The mainstream media likes to portray virtual currency as a nefarious actor in the financial world. Juicy stories are found in events that contain corruption and are ladled with jarring headlines to attract viewership. The media has certainly given a lot of attention to virtual currency situations that contain illegal activity. The Mt. Gox and Silk Road cases brought more awareness to Bitcoin but left it in scrutiny and shadows. As an emerging technology, the term ‘Bitcoin’ has elicited negative connotations from outsiders of the crypto-tech.
Since Bitcoin’s inception, other digitally created currencies have cropped up with virtual currency use increasing despite the negative media attention. Courses on cryptocurrencies are being taught at major universities such as Duke, New York, Princeton, and Stanford. As society gravitates toward a more online, digital-centric world, the use of these currencies may become more customary.
Major companies and banks are also creating consortia, such as R3, to look into the underlying technology of cryptocurrencies: the blockchain. With more widespread adoption, data and reporting agencies are documenting its growing use. In August 2014, the Consumer Financial Protection Bureau (CFPB) had released a consumer advisory warning about the risks of virtual currencies – and included an announcement that consumers could submit virtual currency related complaints with the Bureau. The CFPB was created to protect American consumers when dealing with consumer financial products and services. The CFPB Director Richard Cordray had stated:
“Virtual currencies may have potential benefits, but consumers need to be cautious and they need to be asking the right questions. Virtual currencies are not backed by any government or central bank, and at this point consumers are stepping into the Wild West when they engage in the market.”
The CFPB provides transparency with 689,000 complaints sent to nearly 3,000 different companies that are available for anyone to analyze, and have included virtual currency in the database. Due to this transparency, student loan marketplace LendEDU has compiled the data and inspected its results for virtual currency complaints, finding:
There are virtually zero virtual currency complaints in the database.
In 2016, there were 7 virtual currency complaints out of the 189,098 total complaints. Virtual currency complaints made up 0.0037% of the total number of complaints.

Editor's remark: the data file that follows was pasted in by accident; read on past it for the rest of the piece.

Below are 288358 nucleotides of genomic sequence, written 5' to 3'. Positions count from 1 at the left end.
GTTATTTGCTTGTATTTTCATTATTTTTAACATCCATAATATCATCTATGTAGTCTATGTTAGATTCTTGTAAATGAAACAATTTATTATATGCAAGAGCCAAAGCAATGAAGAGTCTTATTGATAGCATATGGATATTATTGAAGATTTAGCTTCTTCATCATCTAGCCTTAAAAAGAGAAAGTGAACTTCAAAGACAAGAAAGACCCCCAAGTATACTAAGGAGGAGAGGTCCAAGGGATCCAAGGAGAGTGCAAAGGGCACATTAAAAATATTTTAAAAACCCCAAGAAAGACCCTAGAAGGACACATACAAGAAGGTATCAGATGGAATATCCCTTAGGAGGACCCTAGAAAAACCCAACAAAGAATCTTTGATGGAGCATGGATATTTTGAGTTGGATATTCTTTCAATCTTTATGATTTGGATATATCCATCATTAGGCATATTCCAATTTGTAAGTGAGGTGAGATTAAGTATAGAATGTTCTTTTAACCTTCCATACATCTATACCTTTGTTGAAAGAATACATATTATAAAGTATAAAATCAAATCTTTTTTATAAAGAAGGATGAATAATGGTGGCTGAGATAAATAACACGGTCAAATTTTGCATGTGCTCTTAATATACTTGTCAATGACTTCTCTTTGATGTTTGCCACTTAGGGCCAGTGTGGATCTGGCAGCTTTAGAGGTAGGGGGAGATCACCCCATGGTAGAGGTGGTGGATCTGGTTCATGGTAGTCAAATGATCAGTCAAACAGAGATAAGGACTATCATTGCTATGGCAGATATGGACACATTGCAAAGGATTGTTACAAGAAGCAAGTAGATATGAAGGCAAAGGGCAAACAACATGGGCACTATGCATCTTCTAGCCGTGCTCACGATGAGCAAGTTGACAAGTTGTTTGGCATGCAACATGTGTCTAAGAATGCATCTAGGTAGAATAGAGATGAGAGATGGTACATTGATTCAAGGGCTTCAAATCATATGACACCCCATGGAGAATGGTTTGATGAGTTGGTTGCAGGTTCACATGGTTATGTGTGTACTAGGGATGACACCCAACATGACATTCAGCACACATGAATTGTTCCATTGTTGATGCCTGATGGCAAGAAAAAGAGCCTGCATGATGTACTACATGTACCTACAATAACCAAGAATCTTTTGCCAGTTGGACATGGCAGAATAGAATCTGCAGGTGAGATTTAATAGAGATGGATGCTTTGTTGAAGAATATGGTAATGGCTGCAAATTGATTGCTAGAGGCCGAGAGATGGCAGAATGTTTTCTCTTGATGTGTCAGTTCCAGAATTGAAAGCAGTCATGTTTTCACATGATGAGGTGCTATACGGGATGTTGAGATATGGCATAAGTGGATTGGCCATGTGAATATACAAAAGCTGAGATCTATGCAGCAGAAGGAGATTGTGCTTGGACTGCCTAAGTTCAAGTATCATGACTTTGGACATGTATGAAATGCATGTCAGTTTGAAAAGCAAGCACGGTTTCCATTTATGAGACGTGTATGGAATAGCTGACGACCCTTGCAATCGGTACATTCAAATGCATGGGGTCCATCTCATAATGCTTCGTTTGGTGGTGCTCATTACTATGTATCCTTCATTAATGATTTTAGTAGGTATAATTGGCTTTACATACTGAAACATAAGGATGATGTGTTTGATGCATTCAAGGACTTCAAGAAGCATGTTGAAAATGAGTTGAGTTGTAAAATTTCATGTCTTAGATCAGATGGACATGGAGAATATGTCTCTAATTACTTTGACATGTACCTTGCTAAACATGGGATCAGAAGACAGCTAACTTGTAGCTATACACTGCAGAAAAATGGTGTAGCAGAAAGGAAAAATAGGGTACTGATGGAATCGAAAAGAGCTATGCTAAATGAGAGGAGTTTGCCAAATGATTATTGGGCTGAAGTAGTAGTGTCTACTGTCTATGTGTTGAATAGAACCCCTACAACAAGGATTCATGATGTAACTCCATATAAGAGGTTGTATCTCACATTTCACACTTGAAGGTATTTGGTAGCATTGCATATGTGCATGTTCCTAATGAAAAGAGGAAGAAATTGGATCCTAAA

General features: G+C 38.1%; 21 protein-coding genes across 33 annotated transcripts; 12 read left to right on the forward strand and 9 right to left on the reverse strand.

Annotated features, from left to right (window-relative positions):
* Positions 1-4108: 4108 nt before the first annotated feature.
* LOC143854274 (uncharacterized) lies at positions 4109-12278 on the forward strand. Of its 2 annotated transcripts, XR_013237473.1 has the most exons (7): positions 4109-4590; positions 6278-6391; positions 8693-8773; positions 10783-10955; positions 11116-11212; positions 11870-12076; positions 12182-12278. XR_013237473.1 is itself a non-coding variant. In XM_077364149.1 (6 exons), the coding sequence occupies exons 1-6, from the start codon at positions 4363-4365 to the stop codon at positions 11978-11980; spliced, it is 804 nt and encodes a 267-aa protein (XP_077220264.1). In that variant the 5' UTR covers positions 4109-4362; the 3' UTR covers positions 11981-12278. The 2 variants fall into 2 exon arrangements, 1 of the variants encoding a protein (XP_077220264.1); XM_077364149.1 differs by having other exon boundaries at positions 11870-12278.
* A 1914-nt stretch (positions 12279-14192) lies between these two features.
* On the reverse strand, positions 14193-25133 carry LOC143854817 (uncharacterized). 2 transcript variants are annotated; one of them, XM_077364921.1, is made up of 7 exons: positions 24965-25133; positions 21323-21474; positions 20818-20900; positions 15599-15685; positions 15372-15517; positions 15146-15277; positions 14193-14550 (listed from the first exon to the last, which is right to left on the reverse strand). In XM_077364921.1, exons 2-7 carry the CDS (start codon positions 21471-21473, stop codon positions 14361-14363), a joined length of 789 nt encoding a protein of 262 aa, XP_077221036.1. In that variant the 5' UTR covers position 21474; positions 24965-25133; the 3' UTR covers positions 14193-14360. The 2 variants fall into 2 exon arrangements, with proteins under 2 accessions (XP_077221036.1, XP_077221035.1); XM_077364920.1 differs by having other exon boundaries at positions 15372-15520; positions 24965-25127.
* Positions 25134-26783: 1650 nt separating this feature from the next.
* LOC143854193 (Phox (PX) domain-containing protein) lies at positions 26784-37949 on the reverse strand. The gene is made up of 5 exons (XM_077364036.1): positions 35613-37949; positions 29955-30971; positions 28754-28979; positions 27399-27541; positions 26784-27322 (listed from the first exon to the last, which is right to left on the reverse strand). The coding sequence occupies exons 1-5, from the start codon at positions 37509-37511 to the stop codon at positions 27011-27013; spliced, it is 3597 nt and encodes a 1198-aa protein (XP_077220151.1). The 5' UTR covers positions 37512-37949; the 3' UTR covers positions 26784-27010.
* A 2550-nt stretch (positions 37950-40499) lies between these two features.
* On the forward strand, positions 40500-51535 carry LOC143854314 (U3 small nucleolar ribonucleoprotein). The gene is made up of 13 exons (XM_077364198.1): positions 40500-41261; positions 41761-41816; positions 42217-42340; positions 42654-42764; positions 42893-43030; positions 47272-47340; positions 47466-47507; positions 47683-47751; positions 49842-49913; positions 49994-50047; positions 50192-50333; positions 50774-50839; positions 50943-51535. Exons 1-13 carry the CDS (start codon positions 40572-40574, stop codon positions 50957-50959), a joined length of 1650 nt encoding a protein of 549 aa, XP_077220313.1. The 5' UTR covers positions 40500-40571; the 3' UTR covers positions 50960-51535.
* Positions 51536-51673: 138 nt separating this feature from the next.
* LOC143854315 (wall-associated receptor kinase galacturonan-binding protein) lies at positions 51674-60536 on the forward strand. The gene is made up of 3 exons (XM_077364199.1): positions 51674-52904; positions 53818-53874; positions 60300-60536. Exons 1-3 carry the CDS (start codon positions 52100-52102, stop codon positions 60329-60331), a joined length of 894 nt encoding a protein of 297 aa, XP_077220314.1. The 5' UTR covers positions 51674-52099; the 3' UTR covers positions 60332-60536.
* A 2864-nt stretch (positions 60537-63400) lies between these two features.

Of the 7 total complaints, here is the breakdown by Issue:
- 4 complaints filed under “Other service issues”
- 2 complaints filed under “Other transaction issues”
- 1 complaint filed under “Fraud or scam”
In contrast, there were 499 “Fraud or scam” complaints filed in the database under Money Transfers.
Of the 7 total complaints, here is the breakdown by Company:
- 4 complaints filed against Coinbase
- 3 complaints filed against Circle Internet Financial
The Executive Director of the Blockchain Education Network, Dean Masley, told LendEDU:
“It’s the reason banks are terrified. Most gateways are very narrowly designed to be very good at that one use case. At any moment I can move all my coin (virtual currency) from one service to another, without any compatibility issues. When you combine a highly competitive global app market with high compatibility and no friction for users, you get very narrow solutions that focus really hard on being good at that one use case.”
LendEDU’s translation of this explanation is that Masley believes “consumers are having successful experiences with virtual currency companies due to the high competition and excellent technology for consumers.”
In short, if virtual currency consumer complaints remain low, adoption and use will be propelled, which will bolster blockchain application solutions. Despite past misuse, virtual currency may take over payment solutions in the future if it continues to prove its innovation.